On the keyboard dock you've got full size HDMI, VGA, ethernet and USB 2.0. On the tablet part there's a full-size SD card slot, USB 3.0, micro-HDMI, and a headphone jack. The goal here seems to be making it easy to connect to whatever presentation setup you encounter, be it monitor, projector or HDTV.
Toshiba also plans to market a stand designed for quick connectivity. This accessory will include an extra power cable, and packs two USB ports, HDMI, headphones and ac adapter port. This way you can keep the stand attached to power, mouse, keyboard, display, whatever, and simply drop the BLANK in the stand with minimal fuss.
Since the keyboard is shallow, this is an excellent way to substitute a more comfortable typing solution for long word processing sessions.
When you're trying to make something ultrabook small, corners start to get cut. Just ask anyone who has an ethernet dongle or SD card reader sticking out of their MacBook Air. The Portege Z10t looks to be a truly complete system when it comes to getting the job done.
The support Toshiba pledged for its latest Portege impressed us. Drivers for Windows 7 as well as a great stand accesory right out of the gate make the Z10t seem like a product with full manufacturer support.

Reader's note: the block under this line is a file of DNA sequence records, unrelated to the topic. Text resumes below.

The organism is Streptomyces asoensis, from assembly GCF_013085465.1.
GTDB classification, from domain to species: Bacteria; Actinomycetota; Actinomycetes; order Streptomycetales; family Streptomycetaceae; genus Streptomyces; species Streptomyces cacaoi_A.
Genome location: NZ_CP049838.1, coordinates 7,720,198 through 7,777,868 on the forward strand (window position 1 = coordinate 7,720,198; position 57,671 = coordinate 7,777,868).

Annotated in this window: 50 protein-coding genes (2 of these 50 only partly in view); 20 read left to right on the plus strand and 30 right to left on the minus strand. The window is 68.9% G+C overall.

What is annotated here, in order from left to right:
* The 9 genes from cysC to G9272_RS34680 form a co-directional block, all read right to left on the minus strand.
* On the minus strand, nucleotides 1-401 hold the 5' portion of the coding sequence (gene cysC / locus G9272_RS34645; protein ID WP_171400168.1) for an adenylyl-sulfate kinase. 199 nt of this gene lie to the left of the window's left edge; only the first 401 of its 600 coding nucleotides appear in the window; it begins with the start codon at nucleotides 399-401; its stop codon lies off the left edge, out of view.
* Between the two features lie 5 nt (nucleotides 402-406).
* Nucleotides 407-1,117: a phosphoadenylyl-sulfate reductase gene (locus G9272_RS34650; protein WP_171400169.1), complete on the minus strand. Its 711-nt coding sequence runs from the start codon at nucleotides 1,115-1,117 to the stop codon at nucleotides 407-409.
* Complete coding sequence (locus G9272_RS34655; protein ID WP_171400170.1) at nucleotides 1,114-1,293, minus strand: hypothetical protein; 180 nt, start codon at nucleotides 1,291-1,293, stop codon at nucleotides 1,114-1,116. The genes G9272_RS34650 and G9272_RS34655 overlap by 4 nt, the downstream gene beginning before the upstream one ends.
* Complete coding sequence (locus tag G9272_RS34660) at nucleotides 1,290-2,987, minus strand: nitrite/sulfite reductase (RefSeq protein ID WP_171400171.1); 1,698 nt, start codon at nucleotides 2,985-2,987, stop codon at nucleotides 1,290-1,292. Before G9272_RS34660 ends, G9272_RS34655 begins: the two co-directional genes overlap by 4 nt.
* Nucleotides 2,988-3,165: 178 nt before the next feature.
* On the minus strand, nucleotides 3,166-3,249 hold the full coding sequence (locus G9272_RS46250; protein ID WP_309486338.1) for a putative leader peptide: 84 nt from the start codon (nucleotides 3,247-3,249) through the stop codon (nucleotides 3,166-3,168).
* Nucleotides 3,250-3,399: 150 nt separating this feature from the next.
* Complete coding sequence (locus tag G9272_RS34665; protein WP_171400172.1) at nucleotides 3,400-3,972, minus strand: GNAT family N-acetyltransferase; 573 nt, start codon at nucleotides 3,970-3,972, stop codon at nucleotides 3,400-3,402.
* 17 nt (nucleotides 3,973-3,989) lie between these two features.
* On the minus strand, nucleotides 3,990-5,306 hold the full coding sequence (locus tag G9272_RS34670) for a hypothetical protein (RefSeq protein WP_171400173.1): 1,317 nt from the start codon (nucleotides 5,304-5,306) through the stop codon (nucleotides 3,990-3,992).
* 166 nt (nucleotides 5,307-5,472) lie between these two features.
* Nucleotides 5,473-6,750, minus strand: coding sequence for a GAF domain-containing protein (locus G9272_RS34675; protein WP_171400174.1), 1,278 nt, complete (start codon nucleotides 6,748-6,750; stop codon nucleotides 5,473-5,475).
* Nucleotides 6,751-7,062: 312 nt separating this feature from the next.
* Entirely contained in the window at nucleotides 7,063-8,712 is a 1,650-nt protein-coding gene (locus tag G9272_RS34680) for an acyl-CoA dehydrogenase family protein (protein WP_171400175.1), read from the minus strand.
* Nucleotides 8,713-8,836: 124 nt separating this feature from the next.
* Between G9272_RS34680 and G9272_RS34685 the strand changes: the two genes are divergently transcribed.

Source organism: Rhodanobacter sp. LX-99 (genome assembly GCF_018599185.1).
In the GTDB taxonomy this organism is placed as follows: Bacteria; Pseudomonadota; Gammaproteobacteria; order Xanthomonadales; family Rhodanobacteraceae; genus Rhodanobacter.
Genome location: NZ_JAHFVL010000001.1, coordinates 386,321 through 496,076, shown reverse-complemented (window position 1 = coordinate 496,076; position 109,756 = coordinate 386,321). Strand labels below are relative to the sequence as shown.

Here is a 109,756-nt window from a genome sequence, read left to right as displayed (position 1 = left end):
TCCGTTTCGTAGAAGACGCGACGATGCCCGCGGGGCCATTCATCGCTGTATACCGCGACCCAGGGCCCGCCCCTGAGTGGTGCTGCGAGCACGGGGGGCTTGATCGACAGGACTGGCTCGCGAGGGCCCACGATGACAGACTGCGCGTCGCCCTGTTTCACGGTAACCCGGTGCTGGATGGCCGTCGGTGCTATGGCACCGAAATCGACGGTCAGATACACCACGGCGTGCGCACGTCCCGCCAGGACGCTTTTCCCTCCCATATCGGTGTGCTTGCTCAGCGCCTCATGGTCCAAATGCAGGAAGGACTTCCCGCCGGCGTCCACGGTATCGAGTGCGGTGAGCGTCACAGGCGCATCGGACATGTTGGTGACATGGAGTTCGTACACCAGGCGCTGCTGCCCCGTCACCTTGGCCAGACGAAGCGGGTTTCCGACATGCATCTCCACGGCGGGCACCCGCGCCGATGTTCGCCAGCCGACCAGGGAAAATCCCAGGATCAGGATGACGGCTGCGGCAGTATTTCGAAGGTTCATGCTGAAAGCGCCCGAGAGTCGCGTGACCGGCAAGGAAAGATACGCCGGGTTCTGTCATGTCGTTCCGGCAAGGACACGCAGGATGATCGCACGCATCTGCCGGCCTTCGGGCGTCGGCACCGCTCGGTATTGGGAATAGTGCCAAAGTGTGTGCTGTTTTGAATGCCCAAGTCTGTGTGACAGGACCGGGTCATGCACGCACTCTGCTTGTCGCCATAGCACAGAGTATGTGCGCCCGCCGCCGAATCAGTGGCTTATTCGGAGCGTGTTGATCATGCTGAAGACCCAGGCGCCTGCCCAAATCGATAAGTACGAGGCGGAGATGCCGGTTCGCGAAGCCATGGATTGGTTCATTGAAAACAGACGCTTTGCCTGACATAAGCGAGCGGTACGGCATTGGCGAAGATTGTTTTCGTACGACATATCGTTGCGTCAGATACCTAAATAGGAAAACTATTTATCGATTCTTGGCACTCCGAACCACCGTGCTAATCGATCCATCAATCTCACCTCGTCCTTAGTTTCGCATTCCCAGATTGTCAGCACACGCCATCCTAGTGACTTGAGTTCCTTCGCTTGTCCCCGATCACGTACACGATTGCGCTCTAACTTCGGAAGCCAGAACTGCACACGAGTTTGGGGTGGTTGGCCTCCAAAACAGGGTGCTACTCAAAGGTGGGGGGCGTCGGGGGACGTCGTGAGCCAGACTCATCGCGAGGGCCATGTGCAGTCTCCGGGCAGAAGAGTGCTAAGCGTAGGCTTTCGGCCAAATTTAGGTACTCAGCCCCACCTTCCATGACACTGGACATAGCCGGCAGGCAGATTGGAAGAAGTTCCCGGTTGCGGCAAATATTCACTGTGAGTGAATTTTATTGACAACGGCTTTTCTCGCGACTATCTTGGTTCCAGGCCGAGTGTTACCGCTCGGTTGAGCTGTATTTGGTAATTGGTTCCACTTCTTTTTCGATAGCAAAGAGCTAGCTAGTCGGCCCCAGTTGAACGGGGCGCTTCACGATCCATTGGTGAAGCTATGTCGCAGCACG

While you won't need extra dongles with the Z10t, will you still pack your iPad or Nexus tablet? It's a strong possibility. The Z10t is a bit chunky, we're curious to see what it's like to use it for an extended reading session, and what the battery life will be like.
And since users may still opt for their own tablets, will the extra expense of a touch convertible be worth it to companies looking to purchase en masse? That's what we'll be evaluating in our full review.
What is a hands on review?
Hands on reviews' are a journalist's first impressions of a piece of kit based on spending some time with it. It may be just a few moments, or a few hours. The important thing is we have been able to play with it ourselves and can give you some sense of what it's like to use, even if it's only an embryonic view. For more information, see TechRadar's Reviews Guarantee.